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Everywhere you go, you are data. You purchase an apple and suddenly ones and zeros are racing through the clickstream like they're wearing superhero capes. Someone, somewhere now knows more about when people eat apples, the likelihood that you will purchase one again, how they correlate to your longevity, your salary, your risk of disease. You shape the universe as you go.
And you live in the Prague Spring of data — a time when you can study from your laptop in a coffee shop what procedures really heal, what great teachers really do, or what pitches end up in infielders gloves in the bottom of the ninth — and then— click — you can share with a thousand others. There's much to be gained from that — better hospitals and schools, say. Since an intuition for data can move mountains, here are three books to help you make the most of your data driven life.
New services are appearing weekly and all offer to either, save publishing, or redefine it within the new digital world. This last week has been no different and has seen three new services gain visibility, drive interest and create a significant volume of debate amongst the industry thinkers, and advisors.
What is now interesting is that services are being launched with outside funding and these are not only different, but are potentially very disruptive in how they challenge the way we do business and interact within the market.
Are objective today is not to decide the winners and losers but to explore some of the challenges and their potential to disrupt tomorrow.
A nice, non-legalese summary of the Google Books story from Read Write Web:
"Google's long-running fight to digitize the world's written works has closed two more chapters, but the story hasn't quite reached the end. Despite stakes that include millions of dollars of ad revenue for Google versus the potential loss of revenue and royalties for publishers and authors, however, the epic saga's climax is turning out to be surprisingly muted.
There are three parts to this story so far, with Google Books the protagonist (or antagonist, depending on your point of view) at the center of all of them. Following two separate court decisions this week and last, two of those parts are now concluded, leaving only one more thread of the tale to wrap up."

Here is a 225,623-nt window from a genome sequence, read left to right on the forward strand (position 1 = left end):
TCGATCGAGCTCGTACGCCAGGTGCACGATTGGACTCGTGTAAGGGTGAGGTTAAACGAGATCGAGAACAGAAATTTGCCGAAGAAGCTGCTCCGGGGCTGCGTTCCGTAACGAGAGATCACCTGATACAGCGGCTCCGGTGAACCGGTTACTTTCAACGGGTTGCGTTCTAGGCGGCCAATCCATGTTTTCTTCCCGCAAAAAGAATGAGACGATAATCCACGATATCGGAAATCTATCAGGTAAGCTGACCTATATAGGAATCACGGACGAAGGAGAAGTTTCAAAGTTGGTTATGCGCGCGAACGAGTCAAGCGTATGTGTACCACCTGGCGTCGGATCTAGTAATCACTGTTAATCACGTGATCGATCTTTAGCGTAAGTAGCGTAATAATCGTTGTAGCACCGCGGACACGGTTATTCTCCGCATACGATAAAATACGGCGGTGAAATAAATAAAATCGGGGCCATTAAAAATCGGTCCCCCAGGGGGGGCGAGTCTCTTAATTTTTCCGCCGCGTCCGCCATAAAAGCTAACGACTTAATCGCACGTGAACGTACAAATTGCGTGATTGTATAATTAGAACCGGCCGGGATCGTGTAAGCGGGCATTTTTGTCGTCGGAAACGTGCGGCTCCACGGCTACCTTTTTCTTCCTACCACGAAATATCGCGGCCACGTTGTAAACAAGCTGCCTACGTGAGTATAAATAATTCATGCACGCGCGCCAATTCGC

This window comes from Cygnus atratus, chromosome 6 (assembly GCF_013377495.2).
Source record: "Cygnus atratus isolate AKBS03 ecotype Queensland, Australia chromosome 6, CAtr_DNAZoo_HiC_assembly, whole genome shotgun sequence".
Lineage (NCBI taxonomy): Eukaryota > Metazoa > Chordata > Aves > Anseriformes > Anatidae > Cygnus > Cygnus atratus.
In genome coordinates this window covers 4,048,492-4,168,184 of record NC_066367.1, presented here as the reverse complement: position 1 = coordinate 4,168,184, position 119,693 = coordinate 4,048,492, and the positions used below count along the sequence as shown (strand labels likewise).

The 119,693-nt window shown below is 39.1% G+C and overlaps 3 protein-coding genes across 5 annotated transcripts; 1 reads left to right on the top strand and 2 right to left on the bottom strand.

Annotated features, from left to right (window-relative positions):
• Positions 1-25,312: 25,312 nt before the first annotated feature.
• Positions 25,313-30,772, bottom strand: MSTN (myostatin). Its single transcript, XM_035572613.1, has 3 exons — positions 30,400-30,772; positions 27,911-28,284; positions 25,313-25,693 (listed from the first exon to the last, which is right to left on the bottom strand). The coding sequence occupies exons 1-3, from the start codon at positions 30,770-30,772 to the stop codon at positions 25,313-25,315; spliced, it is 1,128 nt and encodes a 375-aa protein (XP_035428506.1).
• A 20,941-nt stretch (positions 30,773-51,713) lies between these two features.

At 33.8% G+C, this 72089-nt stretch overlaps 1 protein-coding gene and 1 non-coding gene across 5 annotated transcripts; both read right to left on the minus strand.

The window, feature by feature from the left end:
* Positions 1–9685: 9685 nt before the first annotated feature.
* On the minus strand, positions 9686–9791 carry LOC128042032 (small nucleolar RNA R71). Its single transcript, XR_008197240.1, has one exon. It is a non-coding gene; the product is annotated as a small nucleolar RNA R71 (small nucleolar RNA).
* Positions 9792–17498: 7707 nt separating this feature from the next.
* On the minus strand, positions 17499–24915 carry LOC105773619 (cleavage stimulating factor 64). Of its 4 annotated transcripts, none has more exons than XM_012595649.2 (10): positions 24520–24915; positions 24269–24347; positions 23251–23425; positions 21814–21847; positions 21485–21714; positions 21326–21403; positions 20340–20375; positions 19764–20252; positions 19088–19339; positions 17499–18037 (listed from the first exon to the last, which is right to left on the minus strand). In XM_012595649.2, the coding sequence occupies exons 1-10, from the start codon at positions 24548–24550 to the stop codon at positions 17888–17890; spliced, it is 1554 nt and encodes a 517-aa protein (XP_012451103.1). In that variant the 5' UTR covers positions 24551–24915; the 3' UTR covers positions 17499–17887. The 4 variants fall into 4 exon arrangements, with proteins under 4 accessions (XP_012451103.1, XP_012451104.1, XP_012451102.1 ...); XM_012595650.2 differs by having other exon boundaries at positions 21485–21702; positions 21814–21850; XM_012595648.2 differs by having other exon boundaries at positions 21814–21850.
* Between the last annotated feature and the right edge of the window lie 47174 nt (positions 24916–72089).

Opinion piece on the NYT: Long Live Paper
LAST week, Education Secretary Arne Duncan declared a war on paper textbooks. “Over the next few years,” he said in a speech at the National Press Club, “textbooks should be obsolete.” In their place would come a variety of digital-learning technologies, like e-readers and multimedia Web sites.
Such technologies certainly have their place. But Secretary Duncan is threatening to light a bonfire to a tried-and-true technology — good old paper — that has been the foundation for one of the great educational systems on the planet. And while e-readers and multimedia may seem appealing, the idea of replacing an effective learning platform with a widely hyped but still unproven one is extremely dangerous.
A letter to the Editor from the director of the Harvard U. Library, Robert Darnton via The New York Review of Books on the anticipated changes to the Rose Reading Room of the Main Library. LISNews reported on the story this past spring.
"Polemics rarely lead to happy endings. They usually produce hard feelings and a hardening of positions, rather than mutual understanding and mutually acceptable results. The loud debate about the Central Library Plan (CLP) of the New York Public Library may, however, be an exception to this rule—not that it has come to an end, but it has reached a turning point, which should satisfy both sides.
Critics of the CLP were especially incensed about its provision to remove books from the seven levels of stacks under the Rose Main Reading Room and ship them to offsite storage in order to make room for a circulating library to be installed on the lower floors. They petitioned, they provoked a debate—some of it conducted in these pages [Letters, NYR, July 12—and they were heard.
After studying the problem further, a committee of the library’s trustees has made the following recommendations, which were accepted by the full board on September 19:
• Another level of stacks under Bryant Park will be developed, creating room for onsite storage of another 1.5 million books.
• Books shipped to ReCAP, the offsite storage facility in Princeton, New Jersey, from the onsite collection will mostly be works that are already digitized and available online. -- Read More
Book: The End of Your Life Book Club -- Will Schwalbe
Excerpt from NYT:Reading Together, Knowing the Ending
My mother, Mary Anne Schwalbe, had been an educator who had worked in college admissions and in high schools before devoting herself in her mid-50s to the cause of refugees — as founding director of an organization that is today known as the Women’s Refugee Commission. Before she died, she wanted to do one more big thing: help raise money for a national library and cultural center at Kabul University, and for traveling libraries to reach remote villages throughout Afghanistan, a country she had repeatedly visited, and loved. (Today, the main library building is almost finished and there are nearly 200 libraries across all 34 provinces.)
Destruction of Manchester library books halted after writers' campaign
A campaign by the poet laureate Carol Ann Duffy and a number of other literary names to stop the destruction of hundreds of thousands of books at the UK's largest municipal library appeared to have succeeded.